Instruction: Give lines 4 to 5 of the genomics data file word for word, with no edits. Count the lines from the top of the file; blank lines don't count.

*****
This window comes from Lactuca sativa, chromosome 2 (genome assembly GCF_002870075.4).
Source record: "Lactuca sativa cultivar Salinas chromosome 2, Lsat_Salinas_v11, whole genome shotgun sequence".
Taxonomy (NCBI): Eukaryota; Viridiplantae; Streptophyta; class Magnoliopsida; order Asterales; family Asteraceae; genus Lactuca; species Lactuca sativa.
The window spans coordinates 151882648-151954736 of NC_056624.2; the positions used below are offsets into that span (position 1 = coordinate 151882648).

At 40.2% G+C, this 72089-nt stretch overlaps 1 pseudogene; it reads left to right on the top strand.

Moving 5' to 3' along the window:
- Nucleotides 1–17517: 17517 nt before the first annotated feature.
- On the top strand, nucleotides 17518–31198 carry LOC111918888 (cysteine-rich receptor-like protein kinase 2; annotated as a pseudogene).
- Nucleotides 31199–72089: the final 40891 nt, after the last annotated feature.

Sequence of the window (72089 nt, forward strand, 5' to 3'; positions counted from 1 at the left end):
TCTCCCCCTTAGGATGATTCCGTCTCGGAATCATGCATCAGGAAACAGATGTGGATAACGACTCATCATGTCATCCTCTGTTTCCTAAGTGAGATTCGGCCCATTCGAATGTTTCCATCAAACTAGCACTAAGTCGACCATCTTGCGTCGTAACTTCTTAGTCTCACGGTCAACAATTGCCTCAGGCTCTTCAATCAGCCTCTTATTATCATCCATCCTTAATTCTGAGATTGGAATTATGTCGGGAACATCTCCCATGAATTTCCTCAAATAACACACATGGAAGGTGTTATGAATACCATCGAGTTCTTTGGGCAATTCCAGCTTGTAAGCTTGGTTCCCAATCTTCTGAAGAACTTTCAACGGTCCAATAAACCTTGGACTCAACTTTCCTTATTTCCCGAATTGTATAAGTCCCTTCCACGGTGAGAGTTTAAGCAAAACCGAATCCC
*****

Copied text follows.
The window spans coordinates 151882648-151954736 of NC_056624.2; the positions used below are offsets into that span (position 1 = coordinate 151882648).

At 40.2% G+C, this 72089-nt stretch overlaps 1 pseudogene; it reads left to right on the top strand.